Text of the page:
Various researches in education investigating interaction, participation, and sharing among learners have been recently conducted with the evolution of Web 2.0 and the advent of e-learning 2.0 (Yang & Chen, 2008; Chen, Kinshuk, Wei, & Yang, 2008; Huang, Jeng, & Huang 2009). Social media, i.e., Web 2.0 tools (e.g., blogs, wikis, social bookmarking sites, social networking services, and etc.), help users create content that can be shared with other users. When social media is applied to e-learning, the key feature of social software supports the learner in creating and sharing their learning content (Mcloughlin & Lee, 2010; Ford, Bowden & Beard, 2011). The learner therefore becomes an active participant in the LMS course. The relationships among learners support interactive and collaborative feedback. Among the different types of social media, video, pod-casts, wikis, and so on are valuable tools for teaching, and SNS can be valuable tools for collaborative learning (Moran, Seaman & Tinti-kane, 2011). According to a Pearson's survey, more than 90% of the faculty members in US universities employ social media for personal purpose or professional education, and among them, visits and postings to SNS make up the highest of such usage (Moran, Seaman & Tinti-kane, 2011). SNS-based learning enables the learners to carry out collaborative learning by forming close personal connections on the basis of social learning theory and Connectivism (Siemens, 2005) using their real-world personal connections and SNS based on online social networking (Huang, Yang, Huang, & Hsiao, 2010; Haythornthwaite, & de Laat, 2010). SNS can help learners share information and their opinions for learning with their friends in real time. Teaching and learning utilizing social media have increased continuously. Furthermore, SNS in the field of learning has become more important owing to the social interaction with learners. The use of SNS in learning involves the advantage of real-time, information sharing, simple posting and reliable feedback from friends (Du, Fu, Zhao, Liu & Liu, 2013; Yin, Tabata & Ogata, 2009; Popescu, 2014).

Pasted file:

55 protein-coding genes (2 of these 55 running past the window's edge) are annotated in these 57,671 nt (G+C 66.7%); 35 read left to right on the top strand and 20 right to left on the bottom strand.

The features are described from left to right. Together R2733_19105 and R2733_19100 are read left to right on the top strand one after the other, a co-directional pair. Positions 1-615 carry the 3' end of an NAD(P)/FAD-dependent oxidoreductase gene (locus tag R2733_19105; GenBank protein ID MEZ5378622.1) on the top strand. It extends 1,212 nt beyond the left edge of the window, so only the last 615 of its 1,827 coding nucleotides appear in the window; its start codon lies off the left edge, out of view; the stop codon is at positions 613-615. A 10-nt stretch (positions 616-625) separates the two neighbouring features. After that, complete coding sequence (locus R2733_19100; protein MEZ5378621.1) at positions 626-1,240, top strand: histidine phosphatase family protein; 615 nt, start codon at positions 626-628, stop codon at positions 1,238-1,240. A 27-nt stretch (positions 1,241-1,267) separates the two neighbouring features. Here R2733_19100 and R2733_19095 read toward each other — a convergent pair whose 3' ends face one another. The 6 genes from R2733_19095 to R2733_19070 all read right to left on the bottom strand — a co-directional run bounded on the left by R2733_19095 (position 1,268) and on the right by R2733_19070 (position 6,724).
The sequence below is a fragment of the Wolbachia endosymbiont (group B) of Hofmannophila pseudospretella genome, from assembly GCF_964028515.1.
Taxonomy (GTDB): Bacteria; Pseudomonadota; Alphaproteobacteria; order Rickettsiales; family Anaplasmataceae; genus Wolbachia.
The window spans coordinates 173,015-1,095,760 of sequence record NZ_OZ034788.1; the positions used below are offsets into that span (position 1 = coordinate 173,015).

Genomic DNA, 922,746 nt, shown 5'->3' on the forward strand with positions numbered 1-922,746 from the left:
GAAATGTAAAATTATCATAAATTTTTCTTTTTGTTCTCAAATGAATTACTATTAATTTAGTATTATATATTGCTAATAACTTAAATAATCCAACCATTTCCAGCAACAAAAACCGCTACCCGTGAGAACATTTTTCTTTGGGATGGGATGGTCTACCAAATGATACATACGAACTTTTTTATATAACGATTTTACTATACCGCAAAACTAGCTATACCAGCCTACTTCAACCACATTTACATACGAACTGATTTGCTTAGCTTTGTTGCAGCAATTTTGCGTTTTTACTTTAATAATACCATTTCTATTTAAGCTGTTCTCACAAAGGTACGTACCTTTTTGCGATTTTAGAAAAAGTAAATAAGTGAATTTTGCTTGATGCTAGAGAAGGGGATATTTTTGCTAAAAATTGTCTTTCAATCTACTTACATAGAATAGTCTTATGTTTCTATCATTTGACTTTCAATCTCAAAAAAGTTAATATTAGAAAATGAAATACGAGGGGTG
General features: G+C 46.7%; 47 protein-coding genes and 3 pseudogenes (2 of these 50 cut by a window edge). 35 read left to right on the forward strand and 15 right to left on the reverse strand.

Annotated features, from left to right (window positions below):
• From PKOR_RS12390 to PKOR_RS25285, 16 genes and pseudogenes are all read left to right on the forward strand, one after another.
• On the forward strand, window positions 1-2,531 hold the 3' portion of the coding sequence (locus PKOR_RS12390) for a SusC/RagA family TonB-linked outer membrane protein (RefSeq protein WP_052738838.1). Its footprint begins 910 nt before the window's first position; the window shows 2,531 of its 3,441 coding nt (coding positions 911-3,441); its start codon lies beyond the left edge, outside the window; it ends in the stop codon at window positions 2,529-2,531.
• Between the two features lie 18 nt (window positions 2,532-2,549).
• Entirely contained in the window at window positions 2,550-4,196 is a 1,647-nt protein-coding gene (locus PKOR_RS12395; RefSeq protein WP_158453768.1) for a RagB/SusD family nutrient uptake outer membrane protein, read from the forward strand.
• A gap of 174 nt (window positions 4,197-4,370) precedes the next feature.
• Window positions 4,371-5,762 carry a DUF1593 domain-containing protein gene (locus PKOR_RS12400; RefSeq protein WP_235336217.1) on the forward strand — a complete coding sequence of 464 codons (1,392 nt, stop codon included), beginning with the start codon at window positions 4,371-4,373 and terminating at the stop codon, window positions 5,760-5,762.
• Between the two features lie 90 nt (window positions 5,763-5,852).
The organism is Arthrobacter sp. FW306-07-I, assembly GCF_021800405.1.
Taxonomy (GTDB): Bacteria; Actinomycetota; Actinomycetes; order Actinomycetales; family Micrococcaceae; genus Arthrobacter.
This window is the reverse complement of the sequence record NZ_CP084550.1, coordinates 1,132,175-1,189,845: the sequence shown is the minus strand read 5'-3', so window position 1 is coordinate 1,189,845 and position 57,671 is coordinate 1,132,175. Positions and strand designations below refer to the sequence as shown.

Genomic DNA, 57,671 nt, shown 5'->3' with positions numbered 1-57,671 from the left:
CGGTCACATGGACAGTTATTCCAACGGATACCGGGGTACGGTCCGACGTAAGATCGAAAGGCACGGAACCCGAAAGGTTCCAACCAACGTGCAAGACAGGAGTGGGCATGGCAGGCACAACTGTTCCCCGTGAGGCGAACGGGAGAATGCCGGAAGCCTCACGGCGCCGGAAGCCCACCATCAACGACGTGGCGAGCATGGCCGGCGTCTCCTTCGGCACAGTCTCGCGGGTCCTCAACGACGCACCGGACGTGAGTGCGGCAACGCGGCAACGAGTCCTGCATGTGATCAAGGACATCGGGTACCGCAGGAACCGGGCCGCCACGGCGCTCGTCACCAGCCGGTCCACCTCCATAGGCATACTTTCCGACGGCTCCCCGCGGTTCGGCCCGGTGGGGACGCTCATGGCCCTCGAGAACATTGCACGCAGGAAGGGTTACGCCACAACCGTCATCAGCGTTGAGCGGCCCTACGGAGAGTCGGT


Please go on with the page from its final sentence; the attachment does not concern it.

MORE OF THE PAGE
In order to benefit from social networks, we propose a Social Learning Management System (SLMS) that enables real-time and reliable feedback on incorrect answers by incorporating a SNS. The SLMS allows learners to share the necessary information for learning with each other and receive feedback from their personal connections through an SNS. Such SNS-based collaborative learning provides reliable feedback in real-time through an online social network. Collaborative learning among learners using SNS minimizes the time and expense required for an analysis of their incorrect answers and provides various and abundant feedback by allowing questions to be shared and analyzed, as well as providing reasons for incorrect answers. In addition, to provide feedback based on a precise evaluation of the learner's ability, for this study, we measure the learner's confidence in their answers by expanding the Confidence-Based Marking (CBM) feature proposed in Moodle., This feature is used to evaluate the learner's ability (Gardner-Medwin, & Curtin, 2007). When compared to existing LMSs, the SLMS can improve learners' learning ability by supporting feedback on incorrect answers through collaborative learning by relying on the social connections among learners.

Quiz and feedback process of existing representative online LMSs